10. stuffin says

    I liked Svengoolie , but Elvira was better. Good for her, may all the best come her way and screw the people who decide not to like her because of the way she choose to love.

  11. maireaine46 says

    I’ve always loved Elvira, including her movie I saw years ago. I am so happy for her she found someone to truly love and be happy with. Anyone who can’t accept that is the one with the problem, not Elvira.

  12. stroppy says

    It explains semi-plausibly why they exist while there are no “soap opera hosts” or “romantic-comedy hosts”

    My theory is that the horror hosts format is an outgrowth of early children’s programing (before Sesame Street changed everything) but aimed at a slightly older demographic. Like a lot of early programming, the roots were in vaudeville or even earlier forms. And it does stick in my mind that well before MST3K there were a few sci-fi themed kid’s shows with hosts.

    Elvira, was in a class by herself with a slightly more sophisticated version of that outgrowth that skated by on her ironic, demure soubrette version of burly-Q.

    I occasionally look-in on Svengoolie. Though I usually can’t sit through more that a few minutes here and there. He does get interesting when he opines on the history of the show and why he’s the last horror host standing– that and the movie trivia which I also find interesting.

  13. jenorafeuer says

    Honestly, my first exposure to Elvira was on an early ‘blooper reel’ show from the early 1980s, I think. We’re talking the ‘Real People’/’That’s Incredible’ sort of TV era, well before ‘America’s Funniest Home Videos’. Elvira came in, in full costume and mostly in-character, and showed off some of the blooper reels from her own show. Having grown up in Canada and definitely not in a location where I’d had her show available on the air, it was the first time I’d seen her, but she certainly seemed to be having so much fun with it, and quite obviously wasn’t self-conscious about things.

    Of course, thinking about it later, it was obvious that doing shows like the blooper reel shows were a marketing approach to expand out beyond her local market, and it very definitely worked.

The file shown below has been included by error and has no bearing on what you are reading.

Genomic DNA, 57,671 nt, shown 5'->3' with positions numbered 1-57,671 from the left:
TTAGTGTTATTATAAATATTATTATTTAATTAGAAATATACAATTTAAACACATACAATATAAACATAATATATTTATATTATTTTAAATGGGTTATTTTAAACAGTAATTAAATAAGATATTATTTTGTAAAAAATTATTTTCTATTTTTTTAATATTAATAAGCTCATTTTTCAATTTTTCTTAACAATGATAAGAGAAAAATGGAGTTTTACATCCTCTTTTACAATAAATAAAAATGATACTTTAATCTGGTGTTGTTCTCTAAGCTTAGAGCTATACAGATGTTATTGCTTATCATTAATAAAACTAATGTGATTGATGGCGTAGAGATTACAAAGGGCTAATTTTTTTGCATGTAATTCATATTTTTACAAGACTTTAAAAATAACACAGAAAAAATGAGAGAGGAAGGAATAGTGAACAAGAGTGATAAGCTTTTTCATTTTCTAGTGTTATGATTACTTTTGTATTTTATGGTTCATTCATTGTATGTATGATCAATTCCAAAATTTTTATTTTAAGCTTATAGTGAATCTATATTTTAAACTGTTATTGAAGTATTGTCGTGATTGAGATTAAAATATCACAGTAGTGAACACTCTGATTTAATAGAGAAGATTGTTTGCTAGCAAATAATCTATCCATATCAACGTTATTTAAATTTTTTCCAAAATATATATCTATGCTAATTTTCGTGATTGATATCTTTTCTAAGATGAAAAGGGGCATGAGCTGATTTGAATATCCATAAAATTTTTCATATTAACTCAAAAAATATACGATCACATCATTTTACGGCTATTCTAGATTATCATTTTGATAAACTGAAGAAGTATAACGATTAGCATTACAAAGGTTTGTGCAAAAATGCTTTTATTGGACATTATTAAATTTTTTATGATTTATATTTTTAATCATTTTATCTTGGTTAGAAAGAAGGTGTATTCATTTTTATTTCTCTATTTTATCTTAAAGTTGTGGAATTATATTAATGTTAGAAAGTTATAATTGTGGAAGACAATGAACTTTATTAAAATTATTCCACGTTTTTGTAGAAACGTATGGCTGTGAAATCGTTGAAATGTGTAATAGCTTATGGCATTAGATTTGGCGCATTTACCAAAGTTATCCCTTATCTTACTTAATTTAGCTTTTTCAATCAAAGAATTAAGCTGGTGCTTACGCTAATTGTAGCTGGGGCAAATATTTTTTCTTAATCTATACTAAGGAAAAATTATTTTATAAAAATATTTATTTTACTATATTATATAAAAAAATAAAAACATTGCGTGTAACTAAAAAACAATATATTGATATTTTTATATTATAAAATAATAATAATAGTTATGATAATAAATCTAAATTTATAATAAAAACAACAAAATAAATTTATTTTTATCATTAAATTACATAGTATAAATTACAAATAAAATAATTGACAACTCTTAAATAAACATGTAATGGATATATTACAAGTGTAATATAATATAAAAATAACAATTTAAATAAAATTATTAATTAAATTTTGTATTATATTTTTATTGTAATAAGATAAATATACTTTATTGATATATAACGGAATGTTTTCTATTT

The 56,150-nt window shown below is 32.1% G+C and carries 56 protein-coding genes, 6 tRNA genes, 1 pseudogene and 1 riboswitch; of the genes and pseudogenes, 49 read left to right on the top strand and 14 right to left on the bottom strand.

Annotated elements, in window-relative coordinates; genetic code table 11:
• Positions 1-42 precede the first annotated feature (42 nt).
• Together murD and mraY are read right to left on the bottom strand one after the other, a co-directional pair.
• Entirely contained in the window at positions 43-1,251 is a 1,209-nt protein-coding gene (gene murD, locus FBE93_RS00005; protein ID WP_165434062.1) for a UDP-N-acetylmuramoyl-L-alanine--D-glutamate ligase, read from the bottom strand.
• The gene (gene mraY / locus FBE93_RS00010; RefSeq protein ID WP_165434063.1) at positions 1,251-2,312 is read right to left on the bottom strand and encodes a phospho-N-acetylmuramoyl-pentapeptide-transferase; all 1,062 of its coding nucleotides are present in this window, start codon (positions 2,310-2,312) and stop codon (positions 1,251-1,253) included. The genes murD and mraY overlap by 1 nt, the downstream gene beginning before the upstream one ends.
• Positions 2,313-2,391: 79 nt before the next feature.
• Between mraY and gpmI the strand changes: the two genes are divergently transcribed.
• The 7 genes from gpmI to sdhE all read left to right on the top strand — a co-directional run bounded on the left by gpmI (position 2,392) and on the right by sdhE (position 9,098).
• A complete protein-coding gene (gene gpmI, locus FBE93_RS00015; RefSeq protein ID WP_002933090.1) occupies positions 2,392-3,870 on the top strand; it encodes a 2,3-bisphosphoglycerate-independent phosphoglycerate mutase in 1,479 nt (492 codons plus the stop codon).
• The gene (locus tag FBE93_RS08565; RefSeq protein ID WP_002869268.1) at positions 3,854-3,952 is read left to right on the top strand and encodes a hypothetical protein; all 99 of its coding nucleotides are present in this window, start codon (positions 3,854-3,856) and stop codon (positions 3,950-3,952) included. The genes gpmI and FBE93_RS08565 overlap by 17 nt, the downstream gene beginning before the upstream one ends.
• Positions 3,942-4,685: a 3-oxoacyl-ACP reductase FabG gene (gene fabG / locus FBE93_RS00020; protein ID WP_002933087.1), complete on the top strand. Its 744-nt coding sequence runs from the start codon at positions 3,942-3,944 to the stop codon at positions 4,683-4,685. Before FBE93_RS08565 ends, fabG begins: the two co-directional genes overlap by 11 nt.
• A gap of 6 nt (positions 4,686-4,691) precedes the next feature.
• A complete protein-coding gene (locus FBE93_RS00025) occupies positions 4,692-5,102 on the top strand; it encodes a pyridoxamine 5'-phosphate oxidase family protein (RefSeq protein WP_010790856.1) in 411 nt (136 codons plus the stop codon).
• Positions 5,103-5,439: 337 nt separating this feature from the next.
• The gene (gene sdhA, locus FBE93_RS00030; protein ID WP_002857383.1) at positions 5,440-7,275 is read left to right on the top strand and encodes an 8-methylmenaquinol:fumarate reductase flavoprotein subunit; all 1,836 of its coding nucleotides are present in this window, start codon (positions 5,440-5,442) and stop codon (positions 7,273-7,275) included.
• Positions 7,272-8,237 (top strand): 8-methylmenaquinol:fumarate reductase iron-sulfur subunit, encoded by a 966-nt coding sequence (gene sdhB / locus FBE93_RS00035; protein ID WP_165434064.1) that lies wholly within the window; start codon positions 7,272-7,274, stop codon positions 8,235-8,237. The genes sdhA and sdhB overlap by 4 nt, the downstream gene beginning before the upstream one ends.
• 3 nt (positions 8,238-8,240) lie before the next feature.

14. birgerjohansson says

    John Morales @ 7
    When the Sky Channel (or maybe it was the Super Channel) launched its satellite TV service in Europe, they resurrected the Deadly Ernest show (it was in color, so it was not simply a re-hash of earlier series) with the same concept of commentary of really, really bad horror films.
    This might have been my gateway drug to God Awful Movies.
    Btw we did not get to see Elvira but she looks cool.
    Speaking of GAM, they have introduced me to horror films from all over the world. I feel a little racist when I laugh at West African or Indian horror films, but Jeez they are bad (hums the theme of “Vultures of Horror”).

  15. birgerjohansson says

    Unintentional comedy in horror films. Look up David A. R. Wright. And wossname the son of Chuck Norris.
    When evangelicals make films to scare people into christianity with a five-dollar budget, you can just lean back, grab some popcorn and enjoy the ride.

  16. birgerjohansson says

    BTW When I watch a comedy/horror show I am more interested in the comedy interactions between the host and the zombie/vampire minions than their possible sexual orientation.
    -Brandon’s Cult Movie Reviews has a ninja that sometimes turns up in the window, makes threatening moves with a knife and holds up a sign saying “MOAR GODZILLA!”. This is the right stuff for a show.

  17. cartomancer says

    I have absolutely no idea who this is. None whatsoever. Does that make me too young or too old or just too not-American?

    But, surely when your name is Cassandra you just tell everyone everything and wait for them not to believe you?

  18. dorght says

    Meet her in costume at a bar event in Wichita, more than 20 years ago. She sat down at a table with my friend and I. Two early 20s engineer nerd type casts. What I remember most is she went out of her way to make us feel comfortable. Really wish I had the social aptitude to return that graciousness.

  19. ColonelZen says

    We love you Elvira.

    While you are stimulating in the ways women often are to men (as well as a funny and engaging hostess)/actress), I never expected more from you than you were willing and happy to share.

    So thank you for what you have given, and please, be happy.

  20. kaleberg says

    A friend of mine was the editor in chief of the Elvira, Mistress of the Dark comic books. Her arch-rival was Spooky Susie, another horror show hostess with a similar shtick. Given the dark corners of their rivalry, I’m sorry he never got to put out the book where the two of them run off together.